By Cheryl Beise, J.D.
The CASE Act would create a small claims board in the U.S. Copyright Office for expedited resolution of copyright disputes.
The U.S. House of Representatives on October 22 voted 410-6 to pass the Copyright Alternative in Small-Claims Enforcement Act of 2019 (H.R. 2426), known as the CASE Act. The bipartisan legislation would amend Title 17 to create a Copyright Claims Board at the Copyright Office to make it easier and less expensive for independent creators, such as photographers, songwriters, and graphic artists, to enforce their copyrights.
The CASE Act is one step closer to becoming law. H.R. 2426 was introduced on May 1, 2019, by Representatives Hakeem Jeffries (D-NY) and Doug Collins (R-Ga). The bill was marked up by the House Judiciary Committee in September. A companion bill (S. 1273) was approved by the Senate Judiciary Committee on July 18. The next step is for the full Senate to vote on the measure.
The CASE Act would create the Copyright Claims Board (CCB) at the Copyright Office. The CCB would not replace a district court as a forum for pursuing copyright claims, but would provide an optional, alternative forum for rightsholders. A panel of three Copyright Claims Officers—subject matter experts appointed by the Librarian of Congress—would be designated to adjudicate and settle copyright claims of up to $15,000 in statutory damages per work infringed and would cap damages at $30,000 per case. Proceedings could take place over the phone and online, without an attorney. The measure does not require proof that a work be registered to qualify for small claims adjudication.
"For far too long, it has been virtually impossible for small creators to vindicate their right to a just measure of damages from infringers who have used their work without permission," said House Judiciary Committee Chairman Jerry Nadler (D-NY) in a floor statement in support of the CASE Act. "Today, we have an opportunity to take an important step in helping independent photographers, filmmakers, graphic designers, and other creators to protect their work."
"The establishment of the Copyright Claims Board is critical for the creative middle class who deserve to benefit from the fruits of their labor," Representative Jeffries said, in a joint statement with Representative Collins. "The CASE Act will enable creators to enforce copyright protected content in a fair, timely and affordable manner. This legislation is a strong step in the right direction," said Jeffries.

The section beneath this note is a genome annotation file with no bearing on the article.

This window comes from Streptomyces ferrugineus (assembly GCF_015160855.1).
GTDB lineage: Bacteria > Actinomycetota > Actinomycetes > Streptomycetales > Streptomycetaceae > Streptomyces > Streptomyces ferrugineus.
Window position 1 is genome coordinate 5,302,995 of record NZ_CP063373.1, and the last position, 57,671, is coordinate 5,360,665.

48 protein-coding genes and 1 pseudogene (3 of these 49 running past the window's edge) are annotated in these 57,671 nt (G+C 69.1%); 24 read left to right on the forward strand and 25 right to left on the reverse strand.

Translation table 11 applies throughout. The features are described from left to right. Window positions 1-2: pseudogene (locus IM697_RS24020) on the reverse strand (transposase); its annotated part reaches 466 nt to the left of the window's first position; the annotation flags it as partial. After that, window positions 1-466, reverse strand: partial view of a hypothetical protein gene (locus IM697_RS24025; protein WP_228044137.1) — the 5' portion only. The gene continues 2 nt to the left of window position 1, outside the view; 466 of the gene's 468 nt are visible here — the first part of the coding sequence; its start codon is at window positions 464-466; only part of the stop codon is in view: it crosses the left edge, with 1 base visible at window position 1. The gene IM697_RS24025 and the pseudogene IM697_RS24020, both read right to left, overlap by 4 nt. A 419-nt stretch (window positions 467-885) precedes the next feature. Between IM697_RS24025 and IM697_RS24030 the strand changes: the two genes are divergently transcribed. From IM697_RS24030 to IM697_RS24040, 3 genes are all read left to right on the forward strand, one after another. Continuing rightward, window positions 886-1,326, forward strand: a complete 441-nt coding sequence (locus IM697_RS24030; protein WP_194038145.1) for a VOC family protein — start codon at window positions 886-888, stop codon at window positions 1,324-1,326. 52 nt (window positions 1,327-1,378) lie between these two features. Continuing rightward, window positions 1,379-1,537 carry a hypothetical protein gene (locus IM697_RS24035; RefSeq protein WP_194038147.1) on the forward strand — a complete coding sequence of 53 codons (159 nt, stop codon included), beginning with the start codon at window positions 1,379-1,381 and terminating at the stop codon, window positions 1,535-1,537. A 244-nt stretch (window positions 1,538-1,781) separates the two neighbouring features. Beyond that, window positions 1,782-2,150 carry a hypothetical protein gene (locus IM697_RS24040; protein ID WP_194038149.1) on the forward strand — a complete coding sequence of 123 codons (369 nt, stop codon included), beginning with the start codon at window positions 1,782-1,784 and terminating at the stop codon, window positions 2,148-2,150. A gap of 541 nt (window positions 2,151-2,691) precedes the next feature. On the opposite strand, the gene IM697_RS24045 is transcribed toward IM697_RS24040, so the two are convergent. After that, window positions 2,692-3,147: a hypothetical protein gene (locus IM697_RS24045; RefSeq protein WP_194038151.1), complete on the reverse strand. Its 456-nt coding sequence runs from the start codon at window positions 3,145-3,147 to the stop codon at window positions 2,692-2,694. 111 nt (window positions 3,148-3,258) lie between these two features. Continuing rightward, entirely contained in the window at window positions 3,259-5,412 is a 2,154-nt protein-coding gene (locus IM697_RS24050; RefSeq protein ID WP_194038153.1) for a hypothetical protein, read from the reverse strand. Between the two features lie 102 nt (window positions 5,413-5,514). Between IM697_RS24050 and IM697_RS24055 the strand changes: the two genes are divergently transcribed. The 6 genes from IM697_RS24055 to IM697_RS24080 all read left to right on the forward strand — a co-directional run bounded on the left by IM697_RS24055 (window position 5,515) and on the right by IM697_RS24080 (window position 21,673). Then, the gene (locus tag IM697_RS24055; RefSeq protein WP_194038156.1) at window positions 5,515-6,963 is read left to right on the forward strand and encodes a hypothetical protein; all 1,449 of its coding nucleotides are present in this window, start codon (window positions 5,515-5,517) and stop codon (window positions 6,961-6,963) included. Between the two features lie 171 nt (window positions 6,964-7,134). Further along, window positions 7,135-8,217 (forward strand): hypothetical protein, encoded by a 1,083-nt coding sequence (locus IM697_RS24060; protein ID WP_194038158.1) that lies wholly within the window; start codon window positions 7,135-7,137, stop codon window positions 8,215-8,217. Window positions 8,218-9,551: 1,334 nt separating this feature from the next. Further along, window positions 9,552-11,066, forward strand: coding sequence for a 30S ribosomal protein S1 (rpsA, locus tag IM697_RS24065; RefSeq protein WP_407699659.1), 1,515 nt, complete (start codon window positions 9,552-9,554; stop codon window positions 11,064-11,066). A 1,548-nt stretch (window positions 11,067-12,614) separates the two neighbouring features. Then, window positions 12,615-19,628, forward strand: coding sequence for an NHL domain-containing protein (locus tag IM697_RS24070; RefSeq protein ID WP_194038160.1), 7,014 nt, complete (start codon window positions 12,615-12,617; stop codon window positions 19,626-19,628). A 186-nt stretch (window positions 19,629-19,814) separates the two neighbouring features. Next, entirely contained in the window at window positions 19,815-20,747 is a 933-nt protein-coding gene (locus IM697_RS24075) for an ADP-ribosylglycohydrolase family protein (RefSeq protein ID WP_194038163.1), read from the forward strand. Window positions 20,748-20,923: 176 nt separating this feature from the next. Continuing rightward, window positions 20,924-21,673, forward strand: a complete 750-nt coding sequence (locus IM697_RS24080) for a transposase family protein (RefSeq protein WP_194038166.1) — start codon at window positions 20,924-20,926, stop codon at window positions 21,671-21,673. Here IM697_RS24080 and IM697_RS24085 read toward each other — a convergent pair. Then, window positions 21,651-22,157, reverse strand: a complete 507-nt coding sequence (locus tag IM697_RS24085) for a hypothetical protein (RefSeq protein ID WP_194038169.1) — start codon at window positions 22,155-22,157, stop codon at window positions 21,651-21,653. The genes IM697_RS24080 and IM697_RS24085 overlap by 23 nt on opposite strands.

"Our founding fathers wanted to protect the intellectual property of all Americans, but, today, our copyright system fails small creators. The passage of the CASE Act addresses this failure because the bill would create an easier and more affordable way for small creators to address the theft of their work," said Rep. Collins.
The CASE Act has garnered the support of several organizations, including the American Bar Association, American Association of Independent Music, American Conservative Union, AFL-CIO, American Intellectual Property Law Association, Copyright Alliance, NAACP, News Media Alliance and the U.S. Chamber of Commerce, according to Rep. Collins.
However, other groups caution that the CASE Act is one-sided and lacks constitutional protections for average Internet users accused of copyright infringement. Electronic Frontier Foundation (EFF) warns that the bill would allow sophisticated bad actors to get away with trolling, while sophisticated infringers will be able "to navigate whatever opt-out system the Copyright Office creates."
MainStory: TopStory Copyright TechnologyInternet
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